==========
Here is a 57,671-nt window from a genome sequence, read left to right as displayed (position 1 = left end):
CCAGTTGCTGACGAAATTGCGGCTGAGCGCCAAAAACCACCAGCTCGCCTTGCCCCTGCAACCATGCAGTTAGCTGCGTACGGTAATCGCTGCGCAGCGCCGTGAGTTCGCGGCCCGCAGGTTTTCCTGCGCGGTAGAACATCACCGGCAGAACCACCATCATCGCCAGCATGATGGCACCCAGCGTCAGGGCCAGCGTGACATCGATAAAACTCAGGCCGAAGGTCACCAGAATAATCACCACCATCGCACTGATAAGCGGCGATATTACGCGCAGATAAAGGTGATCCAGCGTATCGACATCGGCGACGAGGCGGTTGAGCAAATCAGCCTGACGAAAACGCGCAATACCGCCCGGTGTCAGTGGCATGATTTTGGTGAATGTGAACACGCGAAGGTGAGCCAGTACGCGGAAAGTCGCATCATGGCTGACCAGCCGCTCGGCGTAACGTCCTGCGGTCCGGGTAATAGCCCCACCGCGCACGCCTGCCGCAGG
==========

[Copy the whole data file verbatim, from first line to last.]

Here is a 57,671-nt window from a genome sequence, read left to right as displayed (position 1 = left end):
CCAGTTGCTGACGAAATTGCGGCTGAGCGCCAAAAACCACCAGCTCGCCTTGCCCCTGCAACCATGCAGTTAGCTGCGTACGGTAATCGCTGCGCAGCGCCGTGAGTTCGCGGCCCGCAGGTTTTCCTGCGCGGTAGAACATCACCGGCAGAACCACCATCATCGCCAGCATGATGGCACCCAGCGTCAGGGCCAGCGTGACATCGATAAAACTCAGGCCGAAGGTCACCAGAATAATCACCACCATCGCACTGATAAGCGGCGATATTACGCGCAGATAAAGGTGATCCAGCGTATCGACATCGGCGACGAGGCGGTTGAGCAAATCAGCCTGACGAAAACGCGCAATACCGCCCGGTGTCAGTGGCATGATTTTGGTGAATGTGAACACGCGAAGGTGAGCCAGTACGCGGAAAGTCGCATCATGGCTGACCAGCCGCTCGGCGTAACGTCCTGCGGTCCGGGTAATAGCCCCACCGCGCACGCCTGCCGCAGG